“I’m not a really good writer, and I’m okay with that. What I do have is this ability to dissect my emotions and feelings, and write about my deepest secrets, about what terrifies me, about what I hate.” Cristian Mihai
Now one could counter that the ability to capture your deepest secrets and fears with words is the definition of good writing.
Consider H.P. Lovecraft. His characterization and dialogue could be laughably bad, but his ability to construct scenarios and concepts that thrilled and challenged readers made him a giant among fantasy and horror writers.
Bottom line: We can’t be good at every aspect of life, or even good at every aspect of our chosen craft, but we can focus on what we love and make the most of what we have.
4 thoughts on “Quote of the day”
Vincent Van Gogh had an interesting take on how to use the shortcomings in his art. He wanted to use them as part of his expressive power.
Van Gogh said “My great longing is to make those very incorrectnesses, those deviations, remodellings, changes in reality, so that they may become, yes, lies if you like – but truer than the literal truth.”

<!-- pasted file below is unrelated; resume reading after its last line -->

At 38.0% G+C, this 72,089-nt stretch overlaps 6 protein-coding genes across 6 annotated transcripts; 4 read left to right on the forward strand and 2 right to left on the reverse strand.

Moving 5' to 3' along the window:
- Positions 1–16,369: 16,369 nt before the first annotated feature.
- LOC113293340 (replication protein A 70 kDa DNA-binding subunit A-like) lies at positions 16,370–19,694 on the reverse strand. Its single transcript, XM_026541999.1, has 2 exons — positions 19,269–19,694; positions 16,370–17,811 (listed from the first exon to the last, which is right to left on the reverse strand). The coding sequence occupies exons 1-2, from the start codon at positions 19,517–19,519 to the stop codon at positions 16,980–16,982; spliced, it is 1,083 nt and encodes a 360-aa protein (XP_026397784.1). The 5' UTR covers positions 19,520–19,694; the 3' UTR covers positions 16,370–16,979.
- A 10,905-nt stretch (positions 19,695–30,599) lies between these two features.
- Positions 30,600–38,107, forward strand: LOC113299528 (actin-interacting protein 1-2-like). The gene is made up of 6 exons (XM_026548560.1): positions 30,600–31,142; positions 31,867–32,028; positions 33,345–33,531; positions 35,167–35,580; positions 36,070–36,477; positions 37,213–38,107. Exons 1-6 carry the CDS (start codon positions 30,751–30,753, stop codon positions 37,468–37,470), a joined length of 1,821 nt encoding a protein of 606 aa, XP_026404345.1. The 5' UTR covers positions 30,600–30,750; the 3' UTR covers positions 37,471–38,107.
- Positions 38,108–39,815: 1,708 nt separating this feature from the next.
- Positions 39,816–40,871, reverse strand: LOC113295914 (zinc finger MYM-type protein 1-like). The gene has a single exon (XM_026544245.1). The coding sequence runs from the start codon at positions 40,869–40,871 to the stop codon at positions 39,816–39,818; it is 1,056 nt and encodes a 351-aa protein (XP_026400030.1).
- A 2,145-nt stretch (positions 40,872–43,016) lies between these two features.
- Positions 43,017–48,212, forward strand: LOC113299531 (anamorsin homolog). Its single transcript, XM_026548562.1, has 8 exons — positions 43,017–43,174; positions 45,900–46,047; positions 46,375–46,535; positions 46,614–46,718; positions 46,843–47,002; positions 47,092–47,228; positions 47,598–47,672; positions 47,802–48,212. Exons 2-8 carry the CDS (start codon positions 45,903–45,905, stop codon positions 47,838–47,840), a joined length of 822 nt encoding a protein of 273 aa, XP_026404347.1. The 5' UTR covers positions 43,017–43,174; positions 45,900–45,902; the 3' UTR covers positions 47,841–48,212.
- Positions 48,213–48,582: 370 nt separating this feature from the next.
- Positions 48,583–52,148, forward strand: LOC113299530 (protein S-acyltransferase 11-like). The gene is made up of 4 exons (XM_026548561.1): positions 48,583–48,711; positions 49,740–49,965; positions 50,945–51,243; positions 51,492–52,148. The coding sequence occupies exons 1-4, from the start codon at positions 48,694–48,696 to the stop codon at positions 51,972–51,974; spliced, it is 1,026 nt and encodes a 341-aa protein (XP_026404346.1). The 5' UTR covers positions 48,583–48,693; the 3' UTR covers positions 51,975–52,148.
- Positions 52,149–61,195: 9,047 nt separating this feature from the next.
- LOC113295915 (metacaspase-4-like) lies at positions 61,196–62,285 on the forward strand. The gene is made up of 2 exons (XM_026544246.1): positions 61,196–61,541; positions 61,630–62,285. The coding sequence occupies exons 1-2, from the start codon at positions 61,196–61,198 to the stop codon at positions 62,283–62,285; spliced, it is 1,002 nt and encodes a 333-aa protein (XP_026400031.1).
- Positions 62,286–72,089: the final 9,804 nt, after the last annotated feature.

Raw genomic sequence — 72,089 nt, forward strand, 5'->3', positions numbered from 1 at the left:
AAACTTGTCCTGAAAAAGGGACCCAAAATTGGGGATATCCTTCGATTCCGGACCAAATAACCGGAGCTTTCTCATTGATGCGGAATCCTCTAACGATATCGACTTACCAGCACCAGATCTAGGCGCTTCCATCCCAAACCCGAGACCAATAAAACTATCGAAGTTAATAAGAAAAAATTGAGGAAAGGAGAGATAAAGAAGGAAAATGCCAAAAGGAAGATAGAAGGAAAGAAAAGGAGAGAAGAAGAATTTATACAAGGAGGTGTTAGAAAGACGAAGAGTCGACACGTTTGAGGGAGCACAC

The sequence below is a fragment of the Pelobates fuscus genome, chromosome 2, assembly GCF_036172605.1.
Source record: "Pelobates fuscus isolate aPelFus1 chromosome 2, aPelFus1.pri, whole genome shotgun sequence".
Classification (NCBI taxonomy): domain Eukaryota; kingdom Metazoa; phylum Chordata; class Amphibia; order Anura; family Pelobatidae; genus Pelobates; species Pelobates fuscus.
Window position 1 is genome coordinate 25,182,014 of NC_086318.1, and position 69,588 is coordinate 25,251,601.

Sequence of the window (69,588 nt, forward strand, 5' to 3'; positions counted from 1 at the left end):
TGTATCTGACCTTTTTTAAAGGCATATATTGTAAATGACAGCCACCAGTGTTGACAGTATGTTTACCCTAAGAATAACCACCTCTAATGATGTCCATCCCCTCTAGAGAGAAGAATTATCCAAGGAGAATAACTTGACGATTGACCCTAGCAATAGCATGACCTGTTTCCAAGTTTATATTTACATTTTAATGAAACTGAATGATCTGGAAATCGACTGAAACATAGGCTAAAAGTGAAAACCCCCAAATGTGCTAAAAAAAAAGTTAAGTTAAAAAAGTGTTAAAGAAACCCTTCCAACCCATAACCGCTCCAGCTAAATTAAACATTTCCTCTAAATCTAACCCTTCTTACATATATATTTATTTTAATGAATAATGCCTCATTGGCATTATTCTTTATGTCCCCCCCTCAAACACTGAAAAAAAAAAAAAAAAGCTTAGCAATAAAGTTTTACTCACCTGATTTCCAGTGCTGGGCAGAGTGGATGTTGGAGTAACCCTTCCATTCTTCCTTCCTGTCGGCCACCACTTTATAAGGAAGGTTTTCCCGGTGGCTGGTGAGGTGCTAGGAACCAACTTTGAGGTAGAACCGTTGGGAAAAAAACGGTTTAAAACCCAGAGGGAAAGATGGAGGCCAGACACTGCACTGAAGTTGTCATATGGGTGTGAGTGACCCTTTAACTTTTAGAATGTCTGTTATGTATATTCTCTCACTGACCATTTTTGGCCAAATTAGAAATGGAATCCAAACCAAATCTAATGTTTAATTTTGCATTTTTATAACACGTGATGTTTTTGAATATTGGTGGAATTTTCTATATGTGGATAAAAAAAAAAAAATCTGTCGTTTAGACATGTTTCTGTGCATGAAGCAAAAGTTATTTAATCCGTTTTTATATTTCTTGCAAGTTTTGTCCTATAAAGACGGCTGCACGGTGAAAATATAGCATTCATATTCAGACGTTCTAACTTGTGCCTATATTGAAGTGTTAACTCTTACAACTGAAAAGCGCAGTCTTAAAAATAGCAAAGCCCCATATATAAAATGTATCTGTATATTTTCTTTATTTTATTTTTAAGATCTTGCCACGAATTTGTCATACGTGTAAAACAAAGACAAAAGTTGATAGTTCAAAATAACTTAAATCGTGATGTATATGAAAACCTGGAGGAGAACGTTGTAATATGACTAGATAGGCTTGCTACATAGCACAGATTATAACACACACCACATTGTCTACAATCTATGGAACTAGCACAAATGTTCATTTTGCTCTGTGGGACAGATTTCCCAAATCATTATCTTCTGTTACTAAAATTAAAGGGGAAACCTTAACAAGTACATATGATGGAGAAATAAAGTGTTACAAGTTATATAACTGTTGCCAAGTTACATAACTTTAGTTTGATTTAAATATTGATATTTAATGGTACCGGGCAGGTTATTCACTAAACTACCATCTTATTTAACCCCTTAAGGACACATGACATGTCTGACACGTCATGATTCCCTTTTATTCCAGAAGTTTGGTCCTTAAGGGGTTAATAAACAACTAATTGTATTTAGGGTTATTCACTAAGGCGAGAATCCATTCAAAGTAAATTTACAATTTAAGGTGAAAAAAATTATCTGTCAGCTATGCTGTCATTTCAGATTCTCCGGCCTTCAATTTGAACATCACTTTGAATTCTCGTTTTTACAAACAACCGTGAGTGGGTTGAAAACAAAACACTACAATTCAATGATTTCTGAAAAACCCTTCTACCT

It takes quite a will to transform a weakness into a strength.
LikeLiked by 1 person
Indeed. Arthur Marx failed at various jobs. He tried vaudeville, but couldn’t dance or memorize lines. So he created a mute character and adopted the stage name Harpo.
Reblogged this on Seraphim City.
For the most part I go back and read things I’ve written and think “I could have done a lot better.” That feeling of failure has at various times kept me from writing or blogging for long periods. Most successful writers struggle with their writing because they’re usually perfectionists. And most of them, if they want to continue to write, eventually learn that perfection is an illusion. You write and craft sentences and tell stories because you want to, because it’s a passion you have, it’s an aesthetic experience you enjoy. At some point writing is an act of faith. We do it believing that what we do, while not perfect, is an act reverence for the power of words and the belief that what we do matters in some way to someone.